Kilwardby's 55th Lesson
Keywordsconnexive logic, Kilwardby, Aristotle’s Thesis
In “Lectio 55” of his Notule libri Priorum, Robert Kilwardby discussed various objections that had been raised against Aristotle’s Theses. The first thesis, AT1, says that no proposition q is implied both by a proposition p and by its negation, ∼p. AT2 says that no proposition p is implied by its own negation. In Prior Analytics, Aristotle had shown that AT2 entails AT1, and he argued that the assumption of a proposition p such that (∼p → p) would be “absurd”.
The unrestricted validity of AT1, AT2, however, is at odds with other principles which were widely accepted by medieval logicians, namely the law Ex Impossibili Quodlibet, EIQ, and the rules of disjunction introduction. Since, according to EIQ, the impossible proposition (p ∧ ∼p) implies every proposition, it also implies ∼(p∧∼p), in contradiction to AT2. Furthermore, by way of disjunction introduction, the proposition (p∨∼p) is implied both by p and by ∼p, in contradiction to AT1.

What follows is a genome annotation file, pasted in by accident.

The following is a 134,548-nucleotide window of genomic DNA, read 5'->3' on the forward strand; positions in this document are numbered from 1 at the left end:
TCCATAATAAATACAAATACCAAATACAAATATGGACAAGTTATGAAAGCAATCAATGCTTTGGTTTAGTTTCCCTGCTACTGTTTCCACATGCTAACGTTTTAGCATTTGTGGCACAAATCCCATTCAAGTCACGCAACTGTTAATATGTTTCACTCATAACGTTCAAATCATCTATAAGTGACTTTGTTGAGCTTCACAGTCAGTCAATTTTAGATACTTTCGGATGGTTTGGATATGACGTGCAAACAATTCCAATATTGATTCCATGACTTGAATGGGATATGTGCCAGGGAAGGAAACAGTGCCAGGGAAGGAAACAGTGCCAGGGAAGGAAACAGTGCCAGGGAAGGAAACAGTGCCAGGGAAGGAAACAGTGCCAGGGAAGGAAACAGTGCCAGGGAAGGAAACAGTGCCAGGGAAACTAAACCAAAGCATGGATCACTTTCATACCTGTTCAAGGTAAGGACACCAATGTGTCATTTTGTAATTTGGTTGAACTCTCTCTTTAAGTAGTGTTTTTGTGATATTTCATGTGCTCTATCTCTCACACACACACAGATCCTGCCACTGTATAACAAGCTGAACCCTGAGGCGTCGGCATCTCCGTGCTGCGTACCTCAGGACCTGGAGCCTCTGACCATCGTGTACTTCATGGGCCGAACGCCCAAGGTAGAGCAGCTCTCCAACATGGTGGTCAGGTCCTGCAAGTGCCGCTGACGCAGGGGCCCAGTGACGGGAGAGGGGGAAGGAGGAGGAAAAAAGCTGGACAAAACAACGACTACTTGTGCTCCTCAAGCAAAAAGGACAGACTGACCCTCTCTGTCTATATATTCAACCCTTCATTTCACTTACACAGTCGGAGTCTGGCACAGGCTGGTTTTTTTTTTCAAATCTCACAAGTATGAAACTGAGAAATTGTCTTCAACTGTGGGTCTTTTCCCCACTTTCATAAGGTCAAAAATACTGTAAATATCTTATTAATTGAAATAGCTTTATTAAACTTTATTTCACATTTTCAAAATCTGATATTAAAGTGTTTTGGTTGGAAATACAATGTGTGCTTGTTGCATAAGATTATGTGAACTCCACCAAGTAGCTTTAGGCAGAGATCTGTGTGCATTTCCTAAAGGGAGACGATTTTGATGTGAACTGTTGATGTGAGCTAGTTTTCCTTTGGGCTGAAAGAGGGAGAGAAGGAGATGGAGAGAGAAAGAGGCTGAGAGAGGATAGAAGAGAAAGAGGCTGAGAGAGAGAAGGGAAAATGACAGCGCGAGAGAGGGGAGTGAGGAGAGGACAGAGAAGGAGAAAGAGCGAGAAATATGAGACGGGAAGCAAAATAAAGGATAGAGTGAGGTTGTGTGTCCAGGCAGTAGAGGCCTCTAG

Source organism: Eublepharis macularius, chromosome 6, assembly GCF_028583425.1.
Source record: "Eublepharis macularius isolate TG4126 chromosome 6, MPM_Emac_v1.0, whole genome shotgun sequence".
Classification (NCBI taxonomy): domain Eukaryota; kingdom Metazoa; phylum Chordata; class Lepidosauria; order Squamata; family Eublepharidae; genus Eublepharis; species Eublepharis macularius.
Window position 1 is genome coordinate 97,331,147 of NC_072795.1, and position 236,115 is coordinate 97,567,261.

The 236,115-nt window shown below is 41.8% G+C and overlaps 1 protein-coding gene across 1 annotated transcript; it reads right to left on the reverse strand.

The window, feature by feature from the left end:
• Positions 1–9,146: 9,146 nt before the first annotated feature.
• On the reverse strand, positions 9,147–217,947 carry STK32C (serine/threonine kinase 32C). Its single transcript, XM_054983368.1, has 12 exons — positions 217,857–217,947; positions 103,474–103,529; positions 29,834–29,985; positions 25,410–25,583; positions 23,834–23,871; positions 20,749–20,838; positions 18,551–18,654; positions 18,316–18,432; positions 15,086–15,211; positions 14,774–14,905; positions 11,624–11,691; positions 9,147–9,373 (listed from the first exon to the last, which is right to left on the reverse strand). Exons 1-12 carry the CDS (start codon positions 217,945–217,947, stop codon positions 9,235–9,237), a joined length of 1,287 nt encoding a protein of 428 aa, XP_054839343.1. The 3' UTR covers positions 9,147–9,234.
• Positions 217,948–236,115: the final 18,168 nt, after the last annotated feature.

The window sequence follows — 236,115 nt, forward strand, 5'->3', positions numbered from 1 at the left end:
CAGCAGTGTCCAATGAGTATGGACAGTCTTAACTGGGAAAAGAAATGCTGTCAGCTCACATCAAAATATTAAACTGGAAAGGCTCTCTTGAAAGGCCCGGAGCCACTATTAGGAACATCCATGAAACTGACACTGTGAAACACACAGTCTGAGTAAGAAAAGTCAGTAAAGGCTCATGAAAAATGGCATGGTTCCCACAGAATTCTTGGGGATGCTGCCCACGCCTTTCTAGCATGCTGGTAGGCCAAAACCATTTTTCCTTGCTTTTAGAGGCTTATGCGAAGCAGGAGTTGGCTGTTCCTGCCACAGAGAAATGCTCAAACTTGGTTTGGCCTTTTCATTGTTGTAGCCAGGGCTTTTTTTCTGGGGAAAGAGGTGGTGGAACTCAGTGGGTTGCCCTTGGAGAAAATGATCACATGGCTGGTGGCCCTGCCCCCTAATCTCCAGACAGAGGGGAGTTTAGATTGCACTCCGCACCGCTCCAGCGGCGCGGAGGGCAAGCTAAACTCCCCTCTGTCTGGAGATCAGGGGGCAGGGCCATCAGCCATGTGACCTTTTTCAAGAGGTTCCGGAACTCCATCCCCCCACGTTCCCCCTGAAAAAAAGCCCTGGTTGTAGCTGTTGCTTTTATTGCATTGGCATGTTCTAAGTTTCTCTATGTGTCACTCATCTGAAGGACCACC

Kilwardby tried to defend AT1, AT2 against these objections by claiming that EIQ holds only for accidental but not for natural implications. The second argument, however, cannot be refuted in this way because Kilwardby had to admit that every disjunction (p ∨ q) is naturally implied by its disjuncts. He therefore introduced the further requirement that, in order to constitute a genuine counterexample to AT1, (p → q) and (∼p → q) have to hold “by virtue of the same thing”.
In a recently published paper, Spencer Johnston accepted this futile defence of AT1 and developed a formal semantics that would fit Kilwardby’s presumably connexive implication. This procedure, however, is misguided because the remaining considerations of Lesson 55 which were entirely ignored by Johnston show that Kilwardby eventually recognized that AT2 is bound to fail. After all he concluded: “So it should be granted that from the impossible its opposite follows, and that the necessary follows from its opposite”.
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